Pleopeltis - Polypodiaceae

Pleopeltis macrocarpa (Bory ex Willd.) Kaulf.

Photo: BT. Wursten

Photo: P. Ballings

Photo: P. Ballings

Photo: P. Ballings

Photo: BT. Wursten

Photo: P. Ballings






Polypodium lanceolatum sensu Sim
Polypodium lepidotum Willd. ex Schltdl.
Polypodium adspersum Schrad.
Pleopeltis ensifolia Carmich. ex Hook
Polypodium macrocarpum Bory ex Willd.

Common name


Rhizome widely creeping, slender; rhizome scales lanceolate to ovate, peltate, brown with a darker central stripe and pale, lacerate margins, 2-3 mm long. Fronds spaced apart, simple, fleshy. Stipe up to 8 cm long, winged in the upper part, articulated to the rhizome, with a few scales with dark centre when young, becoming glabrous with age. Lamina evergreen, linear-lanceolate in outline, gradually tapering towards base and apex, margins entire to weakly wavy, up to 20 × 1.7 cm. Upper surface subglabrous, lower surface with several circular to lanceolate, peltate scales with dark centre and jagged margins. Sori round to oval, up to 5 mm in diameter, placed in 2 rows between costa and margin in the upper third to half of the lamina, exindusiate, covered with scale-like paraphyses when young.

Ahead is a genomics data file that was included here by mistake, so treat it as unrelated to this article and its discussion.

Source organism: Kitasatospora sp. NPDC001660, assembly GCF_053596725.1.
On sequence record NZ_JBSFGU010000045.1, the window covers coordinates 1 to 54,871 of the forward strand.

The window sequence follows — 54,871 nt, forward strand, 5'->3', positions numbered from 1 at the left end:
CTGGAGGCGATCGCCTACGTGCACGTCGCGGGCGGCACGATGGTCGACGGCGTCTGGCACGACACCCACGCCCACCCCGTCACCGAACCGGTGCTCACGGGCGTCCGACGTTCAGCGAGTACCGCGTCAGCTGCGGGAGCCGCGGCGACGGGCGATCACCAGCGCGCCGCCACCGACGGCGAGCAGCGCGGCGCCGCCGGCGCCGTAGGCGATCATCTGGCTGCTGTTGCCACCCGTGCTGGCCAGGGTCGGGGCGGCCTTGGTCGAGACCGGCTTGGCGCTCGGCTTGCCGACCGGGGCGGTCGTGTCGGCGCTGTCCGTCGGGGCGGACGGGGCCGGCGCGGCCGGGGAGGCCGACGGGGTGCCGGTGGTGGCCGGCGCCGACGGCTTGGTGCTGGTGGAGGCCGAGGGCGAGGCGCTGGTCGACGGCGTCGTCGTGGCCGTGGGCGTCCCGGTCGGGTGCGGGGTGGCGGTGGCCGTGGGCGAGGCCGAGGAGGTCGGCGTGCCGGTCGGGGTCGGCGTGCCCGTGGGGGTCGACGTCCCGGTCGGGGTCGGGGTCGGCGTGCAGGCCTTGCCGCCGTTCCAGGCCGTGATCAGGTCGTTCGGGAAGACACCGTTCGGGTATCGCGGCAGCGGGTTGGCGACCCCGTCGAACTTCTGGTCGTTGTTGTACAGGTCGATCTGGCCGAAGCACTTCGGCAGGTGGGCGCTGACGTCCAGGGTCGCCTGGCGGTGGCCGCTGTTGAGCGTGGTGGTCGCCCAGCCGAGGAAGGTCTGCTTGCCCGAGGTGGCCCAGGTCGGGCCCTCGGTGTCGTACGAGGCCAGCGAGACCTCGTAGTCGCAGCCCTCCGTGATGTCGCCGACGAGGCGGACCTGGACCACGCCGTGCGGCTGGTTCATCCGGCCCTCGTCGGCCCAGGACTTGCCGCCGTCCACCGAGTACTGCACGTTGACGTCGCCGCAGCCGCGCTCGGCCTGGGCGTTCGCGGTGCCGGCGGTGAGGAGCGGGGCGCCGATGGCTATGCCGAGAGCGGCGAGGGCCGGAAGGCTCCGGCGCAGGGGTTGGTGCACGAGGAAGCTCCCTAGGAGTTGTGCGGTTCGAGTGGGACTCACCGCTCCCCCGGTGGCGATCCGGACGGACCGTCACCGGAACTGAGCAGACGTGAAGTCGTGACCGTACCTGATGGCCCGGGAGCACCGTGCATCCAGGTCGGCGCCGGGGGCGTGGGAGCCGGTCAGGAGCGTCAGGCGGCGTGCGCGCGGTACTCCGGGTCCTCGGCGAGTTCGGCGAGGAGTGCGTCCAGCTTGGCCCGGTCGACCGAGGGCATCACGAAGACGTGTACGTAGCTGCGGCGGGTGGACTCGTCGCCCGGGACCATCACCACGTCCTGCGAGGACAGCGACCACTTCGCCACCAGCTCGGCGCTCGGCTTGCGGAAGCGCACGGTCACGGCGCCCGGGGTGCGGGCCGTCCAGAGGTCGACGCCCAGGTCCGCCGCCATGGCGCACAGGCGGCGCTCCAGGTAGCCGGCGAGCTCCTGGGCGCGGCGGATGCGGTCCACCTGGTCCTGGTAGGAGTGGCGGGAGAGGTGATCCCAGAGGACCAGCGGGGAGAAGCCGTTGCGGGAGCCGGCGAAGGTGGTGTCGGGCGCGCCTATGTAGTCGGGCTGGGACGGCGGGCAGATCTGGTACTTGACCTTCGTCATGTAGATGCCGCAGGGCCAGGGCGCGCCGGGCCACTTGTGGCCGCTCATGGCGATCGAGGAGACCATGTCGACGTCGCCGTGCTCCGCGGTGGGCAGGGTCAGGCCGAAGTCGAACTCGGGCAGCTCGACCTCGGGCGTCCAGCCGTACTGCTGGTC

Can be distinguished from Lepisorus schraderi and L. excavatus by the prominent scales set on the undersurface of the lamina. Microgramma mauritiana has sori set on the lower part of the lamina (not the upper) and is glabrous.


makros: large, karpon: fruit; referring to the large sori


Epiphyte or lithophyte in moist coastal, riverine and montane forest or in moist woodland and scrub, moderately to deeply shaded.

Distribution worldwide

Africa, tropical America, Hawaii, India, Réunion, Madagascar, St. Helena and Tristan da Cunha.

Distribution in Africa

Angola, Burundi, Cameroon, Dem. Republic of Congo, Equatorial Guinea (incl. Bioko), Ethiopia, Guinea, Ivory Coast, Kenya, Lesotho, Liberia, Malawi, Mozambique, Nigeria, Rwanda, Sierra Leone, Somalia, South Africa, Swaziland, Tanzania , Uganda, Zambia, Zimbabwe.

Growth form

Epiphytic, lithophytic.


  • Crouch, N.R., Klopper, R.R., Burrows, J.E. & Burrows, S.M. (2011) Ferns of Southern Africa, A comprehensive guide. Struik Nature. Pages 568 - 569. (Includes a picture).
  • Jacobsen, W.B.G. (1983) The Ferns and Fern Allies of Southern Africa. Butterworths, Durban and Pretoria. Pages 309 - 310. (Includes a picture).
  • Kornas, J. (1979) Distribution and ecology of the Pteridophytes in Zambia. Polska Akademia Nauk Wydzial II Nauk Biologicznych. Page 78.
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  • Roux, J.P. (2009) Synopsis of the Lycopodiophyta and Pteridophyta of Africa, Madagascar and neighbouring islands. Strelitzia 23, South African National Biodiversity Institute, Pretoria. Page 163.
  • Schelpe, E.A.C.L.E. (1970) Pteridophyta. Flora Zambesiaca, 0 Pages 152 - 153. (Includes a picture).